The bankruptcy court went further and held that even if the court was wrong about express authority, the record established plainly that the law firm was implicitly appointed as agent for service of process.28 To find implied agency, courts review all of the circumstances under which the creditor appointed the attorney to measure the extent of authority the client intended to confer.29 If the purported agent's activities are substantial, service on that agent is valid, even absent express authorization to accept process.30 The court concluded that if a creditor is active in a bankruptcy case through its counsel, the counsel is implicitly authorized to accept service.31

Mass Tort Cases

In re Moralo Co. Inc.32 involved a debtor and its affiliate, which purportedly filed chapter 11 petitions because of thousands of asbestos-related lawsuits filed in state courts across the country. The debtors moved to permit service of the summons and complaint upon certain counsel as implied or court-designated agents of more than 60,000 asbestos plaintiffs who were defendants in an adversary proceeding.33 The debtors identified 76 law firms that represented the defendants, with approximately 40,000 of the defendants represented by three law firms.34 Even at an early stage, some of the counsel had been active in the bankruptcy proceedings by appearing at a hearing on first-day orders or related hearings and by allegedly seeking the appointment of an official committee of asbestos claimants.35

The court agreed with the debtors that under certain circumstances, a court may find implied authority in an attorney to accept service of process.36 The court considered the fact that most of the defendants were represented by one of the 76 counsel who had filed notices of appearance in the chapter 11 proceedings and noted that the substance of the adversary proceeding was linked to the state court actions.37 The court also did not believe there would be any burden on the defendants if the counsel were served as agents.38 In fact, the court concluded that, in mass tort cases like Muralo, service on counsel might actually be better than simply mailing documents that could put actual notice in question.39 The court concluded that due process would be served through service of process on counsel, considering the bankruptcy court's nationwide jurisdiction and the presence of the thousands of asbestos claimants as defendants in the adversary proceeding.40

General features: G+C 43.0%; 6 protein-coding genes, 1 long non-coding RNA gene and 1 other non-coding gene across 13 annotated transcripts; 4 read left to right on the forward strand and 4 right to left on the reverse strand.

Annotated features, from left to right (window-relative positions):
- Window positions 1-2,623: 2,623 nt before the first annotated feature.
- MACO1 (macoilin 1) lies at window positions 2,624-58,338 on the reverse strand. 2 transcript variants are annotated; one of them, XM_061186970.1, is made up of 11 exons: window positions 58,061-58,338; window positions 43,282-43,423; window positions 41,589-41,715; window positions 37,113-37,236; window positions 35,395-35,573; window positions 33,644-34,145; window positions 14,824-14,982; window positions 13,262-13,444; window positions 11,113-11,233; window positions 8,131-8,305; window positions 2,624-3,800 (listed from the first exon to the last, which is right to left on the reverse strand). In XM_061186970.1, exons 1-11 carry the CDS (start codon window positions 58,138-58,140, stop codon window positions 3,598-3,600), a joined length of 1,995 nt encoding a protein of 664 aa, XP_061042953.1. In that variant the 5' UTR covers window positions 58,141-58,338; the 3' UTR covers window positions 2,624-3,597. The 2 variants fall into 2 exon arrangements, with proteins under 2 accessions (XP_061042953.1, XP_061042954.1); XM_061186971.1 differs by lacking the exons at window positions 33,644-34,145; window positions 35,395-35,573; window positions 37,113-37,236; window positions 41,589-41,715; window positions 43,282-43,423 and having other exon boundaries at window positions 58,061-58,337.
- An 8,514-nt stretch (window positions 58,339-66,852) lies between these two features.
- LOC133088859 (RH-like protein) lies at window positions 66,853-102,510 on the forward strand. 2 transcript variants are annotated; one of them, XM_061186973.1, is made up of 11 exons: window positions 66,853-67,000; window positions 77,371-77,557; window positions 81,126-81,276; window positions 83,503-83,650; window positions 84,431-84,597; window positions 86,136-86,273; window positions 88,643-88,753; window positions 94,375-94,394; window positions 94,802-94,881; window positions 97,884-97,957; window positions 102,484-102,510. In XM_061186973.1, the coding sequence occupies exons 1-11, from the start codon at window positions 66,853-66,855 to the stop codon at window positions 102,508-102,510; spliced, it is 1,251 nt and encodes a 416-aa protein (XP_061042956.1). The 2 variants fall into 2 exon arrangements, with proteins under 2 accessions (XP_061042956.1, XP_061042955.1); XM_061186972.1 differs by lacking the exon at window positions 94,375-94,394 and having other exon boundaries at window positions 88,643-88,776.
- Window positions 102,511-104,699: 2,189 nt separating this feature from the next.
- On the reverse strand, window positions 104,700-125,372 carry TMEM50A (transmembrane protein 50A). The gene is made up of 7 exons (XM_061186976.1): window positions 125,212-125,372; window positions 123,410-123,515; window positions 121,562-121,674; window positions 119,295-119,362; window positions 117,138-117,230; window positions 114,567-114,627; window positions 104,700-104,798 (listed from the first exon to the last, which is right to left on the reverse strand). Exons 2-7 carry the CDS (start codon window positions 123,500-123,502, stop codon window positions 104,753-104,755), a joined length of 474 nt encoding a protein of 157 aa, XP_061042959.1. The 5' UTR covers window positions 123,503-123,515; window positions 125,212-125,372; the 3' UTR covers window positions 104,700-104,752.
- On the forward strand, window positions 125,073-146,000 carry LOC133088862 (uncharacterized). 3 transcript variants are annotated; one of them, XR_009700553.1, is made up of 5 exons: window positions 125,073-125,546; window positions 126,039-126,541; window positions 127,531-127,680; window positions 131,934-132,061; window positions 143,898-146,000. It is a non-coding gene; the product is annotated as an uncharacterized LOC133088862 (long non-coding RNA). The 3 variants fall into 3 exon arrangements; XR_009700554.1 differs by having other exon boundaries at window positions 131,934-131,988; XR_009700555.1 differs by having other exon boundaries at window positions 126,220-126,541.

Citing to the many similar bankruptcy and district court decisions, and adopting the conclusion of these courts, the Ninth Circuit recently held that "the basic concept that a party's bankruptcy attorney can be authorized impliedly to accept service of process on the client's behalf in a related adversary proceeding is neither novel nor inconsistent with general principles of agency law."41 After an involuntary petition was filed, the trustee sued the debtor's sole shareholder, seeking to set aside fraudulent conveyances in excess of $20 million and seeking to freeze the defendant's assets.42 The trustee served only the defendant's counsel with the pleadings and the summons.43 The bankruptcy court found that the defendant's lawyer in the underlying bankruptcy proceeding was impliedly authorized to accept service in the adversary proceeding.44

The Ninth Circuit upheld this finding, agreeing that in an adversary proceeding a lawyer can be deemed to be an implied agent to receive service of process when the lawyer has repeatedly represented the client in the underlying bankruptcy case and where the totality of circumstances demonstrates the client's intent to convey such authority.45 In Focus Media, the Ninth Circuit noted that the attorney had appeared extensively in the underlying bankruptcy case and had repeatedly informed the judge and other parties that he was appearing as the defendant's personal lawyer46 (even though he also represented the debtor corporation). Also, there was evidence that the defendant had previously been served with pleadings in the bankruptcy case care of the attorney and had not objected.47 Finally, the defendant had signed a declaration in state court declaring that the attorney was the defendant's general counsel and had been consulted on a variety of issues and had assisted the defendant in connection with the corporation's bankruptcy.48